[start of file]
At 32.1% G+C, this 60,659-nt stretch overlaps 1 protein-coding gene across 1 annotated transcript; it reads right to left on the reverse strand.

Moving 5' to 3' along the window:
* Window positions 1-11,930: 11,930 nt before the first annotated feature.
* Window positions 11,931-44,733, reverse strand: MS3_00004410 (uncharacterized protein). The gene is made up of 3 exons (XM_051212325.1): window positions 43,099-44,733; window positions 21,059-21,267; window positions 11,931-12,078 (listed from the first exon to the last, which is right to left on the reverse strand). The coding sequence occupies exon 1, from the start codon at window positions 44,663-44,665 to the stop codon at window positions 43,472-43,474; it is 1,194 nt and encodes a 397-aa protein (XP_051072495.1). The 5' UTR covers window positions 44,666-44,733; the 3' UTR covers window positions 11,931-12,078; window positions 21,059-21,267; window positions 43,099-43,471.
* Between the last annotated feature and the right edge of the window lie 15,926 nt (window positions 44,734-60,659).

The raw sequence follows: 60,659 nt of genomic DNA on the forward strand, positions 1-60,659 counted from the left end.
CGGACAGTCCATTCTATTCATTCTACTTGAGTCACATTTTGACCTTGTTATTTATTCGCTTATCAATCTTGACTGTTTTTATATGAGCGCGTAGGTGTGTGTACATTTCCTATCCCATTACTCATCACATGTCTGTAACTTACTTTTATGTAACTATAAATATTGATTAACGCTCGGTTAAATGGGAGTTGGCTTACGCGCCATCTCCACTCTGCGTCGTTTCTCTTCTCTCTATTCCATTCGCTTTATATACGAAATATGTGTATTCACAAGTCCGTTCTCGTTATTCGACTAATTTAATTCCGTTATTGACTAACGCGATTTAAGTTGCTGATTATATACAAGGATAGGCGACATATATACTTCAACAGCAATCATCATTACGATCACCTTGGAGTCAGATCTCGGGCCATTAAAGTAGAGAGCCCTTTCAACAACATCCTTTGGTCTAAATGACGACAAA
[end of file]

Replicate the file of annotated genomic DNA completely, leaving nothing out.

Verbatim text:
At 32.1% G+C, this 60,659-nt stretch overlaps 1 protein-coding gene across 1 annotated transcript; it reads right to left on the reverse strand.

Moving 5' to 3' along the window:
* Window positions 1-11,930: 11,930 nt before the first annotated feature.
* Window positions 11,931-44,733, reverse strand: MS3_00004410 (uncharacterized protein). The gene is made up of 3 exons (XM_051212325.1): window positions 43,099-44,733; window positions 21,059-21,267; window positions 11,931-12,078 (listed from the first exon to the last, which is right to left on the reverse strand). The coding sequence occupies exon 1, from the start codon at window positions 44,663-44,665 to the stop codon at window positions 43,472-43,474; it is 1,194 nt and encodes a 397-aa protein (XP_051072495.1). The 5' UTR covers window positions 44,666-44,733; the 3' UTR covers window positions 11,931-12,078; window positions 21,059-21,267; window positions 43,099-43,471.
* Between the last annotated feature and the right edge of the window lie 15,926 nt (window positions 44,734-60,659).

The raw sequence follows: 60,659 nt of genomic DNA on the forward strand, positions 1-60,659 counted from the left end.
CGGACAGTCCATTCTATTCATTCTACTTGAGTCACATTTTGACCTTGTTATTTATTCGCTTATCAATCTTGACTGTTTTTATATGAGCGCGTAGGTGTGTGTACATTTCCTATCCCATTACTCATCACATGTCTGTAACTTACTTTTATGTAACTATAAATATTGATTAACGCTCGGTTAAATGGGAGTTGGCTTACGCGCCATCTCCACTCTGCGTCGTTTCTCTTCTCTCTATTCCATTCGCTTTATATACGAAATATGTGTATTCACAAGTCCGTTCTCGTTATTCGACTAATTTAATTCCGTTATTGACTAACGCGATTTAAGTTGCTGATTATATACAAGGATAGGCGACATATATACTTCAACAGCAATCATCATTACGATCACCTTGGAGTCAGATCTCGGGCCATTAAAGTAGAGAGCCCTTTCAACAACATCCTTTGGTCTAAATGACGACAAA